Last night a Red-footed Falcon roosted near Hickling, and even though there had been no further sightings since lunchtime, me & Gary felt fairly confident that it would come back to it favoured trees to roost today. There was a surprising lack of birders around (2 all evening), but the lack of waders on Rush Hills may go some way to explaining it. A walk as far as the fields near Heigham Sound produced 3 Kestrels, a Sparrowhawk and a Marsh Harrier. A sillouetted dove was eventually clinched as a Turtle Dove thanks to Gary's perseverance.
Near the hide two Bearded Tits and an Emerald Damselfly (although I'm going to check to see if I can string Willow) lightened the evening. On the way back Gary said that he hadn't seen the (konik) ponies for ages, so when I spotted the herd I yelled "PONIES!" We had stopped abruptly, and were about to set off again when an owl flew out of some bushes. A Long-eared Owl! It flew into a small woods, where it was promptly mobbed by Jays, briefly flying back out and then out of sight. Only my second LEO, and my 206th Norfolk BOU bird of the year, modest, but my record (which should grow nicely when the northerlies start).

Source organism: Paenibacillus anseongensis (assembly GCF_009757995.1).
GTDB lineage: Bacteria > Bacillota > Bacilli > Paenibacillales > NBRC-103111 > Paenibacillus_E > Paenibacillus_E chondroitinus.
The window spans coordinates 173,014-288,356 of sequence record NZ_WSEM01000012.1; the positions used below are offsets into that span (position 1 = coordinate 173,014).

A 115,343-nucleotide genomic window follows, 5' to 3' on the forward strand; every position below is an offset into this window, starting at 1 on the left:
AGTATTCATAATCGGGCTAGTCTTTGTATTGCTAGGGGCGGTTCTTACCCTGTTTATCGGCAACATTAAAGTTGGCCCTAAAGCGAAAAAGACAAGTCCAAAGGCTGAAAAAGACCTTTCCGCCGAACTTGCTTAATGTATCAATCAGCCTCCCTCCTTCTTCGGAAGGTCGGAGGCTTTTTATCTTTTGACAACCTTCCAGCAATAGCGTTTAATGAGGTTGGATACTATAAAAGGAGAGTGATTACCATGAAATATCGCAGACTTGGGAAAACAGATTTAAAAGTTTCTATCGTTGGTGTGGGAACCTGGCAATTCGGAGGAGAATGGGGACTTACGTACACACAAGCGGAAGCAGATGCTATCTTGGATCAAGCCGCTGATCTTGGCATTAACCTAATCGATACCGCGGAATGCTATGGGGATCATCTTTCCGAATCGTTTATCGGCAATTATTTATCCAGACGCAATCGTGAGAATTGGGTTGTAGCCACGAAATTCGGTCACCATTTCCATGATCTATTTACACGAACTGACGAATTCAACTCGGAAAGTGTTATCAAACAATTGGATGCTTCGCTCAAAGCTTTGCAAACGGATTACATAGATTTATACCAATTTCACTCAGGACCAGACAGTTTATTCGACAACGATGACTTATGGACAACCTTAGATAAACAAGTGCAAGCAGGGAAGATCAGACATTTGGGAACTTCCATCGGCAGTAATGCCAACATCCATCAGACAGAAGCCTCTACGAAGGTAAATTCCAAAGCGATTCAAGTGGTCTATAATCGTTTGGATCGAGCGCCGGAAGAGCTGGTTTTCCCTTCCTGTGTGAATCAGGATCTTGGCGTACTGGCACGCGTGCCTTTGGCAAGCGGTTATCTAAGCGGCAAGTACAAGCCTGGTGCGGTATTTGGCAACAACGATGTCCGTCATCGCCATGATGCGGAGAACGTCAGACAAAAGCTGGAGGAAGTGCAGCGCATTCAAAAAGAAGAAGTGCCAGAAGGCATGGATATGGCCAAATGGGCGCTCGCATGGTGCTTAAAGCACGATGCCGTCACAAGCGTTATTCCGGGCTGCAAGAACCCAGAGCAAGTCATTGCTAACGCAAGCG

Walking back to the car, we noticed hundreds of geese collecting between bales in a cut field. I estimated around 700, about 200 of which were Canada, the rest Greylag. At least three hybrid geese were present, two long-necked and white faced, whilst one looked like a brownish Canada Goose. Probably all Greylag x Canada, but Gary took some photos to check. Whilst watching the geese I thought I'd got the red-foot, but a second pass showed the bird in question to be a Hobby. A dip, but a very satisfactory evenings birding.
Year list 215 species (206 Norfolk)